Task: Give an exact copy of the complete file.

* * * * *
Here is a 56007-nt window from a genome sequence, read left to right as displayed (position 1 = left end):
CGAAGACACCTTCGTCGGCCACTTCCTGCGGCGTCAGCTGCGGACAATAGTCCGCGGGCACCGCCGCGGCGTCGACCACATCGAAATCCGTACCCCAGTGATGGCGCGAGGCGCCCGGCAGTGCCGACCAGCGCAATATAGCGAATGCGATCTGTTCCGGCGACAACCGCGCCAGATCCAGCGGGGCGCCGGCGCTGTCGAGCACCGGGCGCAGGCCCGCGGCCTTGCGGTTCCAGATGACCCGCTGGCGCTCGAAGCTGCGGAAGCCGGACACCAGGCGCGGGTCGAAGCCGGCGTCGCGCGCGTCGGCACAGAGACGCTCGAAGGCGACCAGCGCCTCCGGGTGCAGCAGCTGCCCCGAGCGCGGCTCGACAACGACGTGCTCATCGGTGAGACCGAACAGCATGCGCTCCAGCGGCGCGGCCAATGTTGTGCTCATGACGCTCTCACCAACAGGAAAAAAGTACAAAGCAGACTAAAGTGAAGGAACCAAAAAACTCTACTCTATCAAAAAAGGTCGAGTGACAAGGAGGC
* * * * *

Here is a 56007-nt window from a genome sequence, read left to right as displayed (position 1 = left end):
CGAAGACACCTTCGTCGGCCACTTCCTGCGGCGTCAGCTGCGGACAATAGTCCGCGGGCACCGCCGCGGCGTCGACCACATCGAAATCCGTACCCCAGTGATGGCGCGAGGCGCCCGGCAGTGCCGACCAGCGCAATATAGCGAATGCGATCTGTTCCGGCGACAACCGCGCCAGATCCAGCGGGGCGCCGGCGCTGTCGAGCACCGGGCGCAGGCCCGCGGCCTTGCGGTTCCAGATGACCCGCTGGCGCTCGAAGCTGCGGAAGCCGGACACCAGGCGCGGGTCGAAGCCGGCGTCGCGCGCGTCGGCACAGAGACGCTCGAAGGCGACCAGCGCCTCCGGGTGCAGCAGCTGCCCCGAGCGCGGCTCGACAACGACGTGCTCATCGGTGAGACCGAACAGCATGCGCTCCAGCGGCGCGGCCAATGTTGTGCTCATGACGCTCTCACCAACAGGAAAAAAGTACAAAGCAGACTAAAGTGAAGGAACCAAAAAACTCTACTCTATCAAAAAAGGTCGAGTGACAAGGAGGC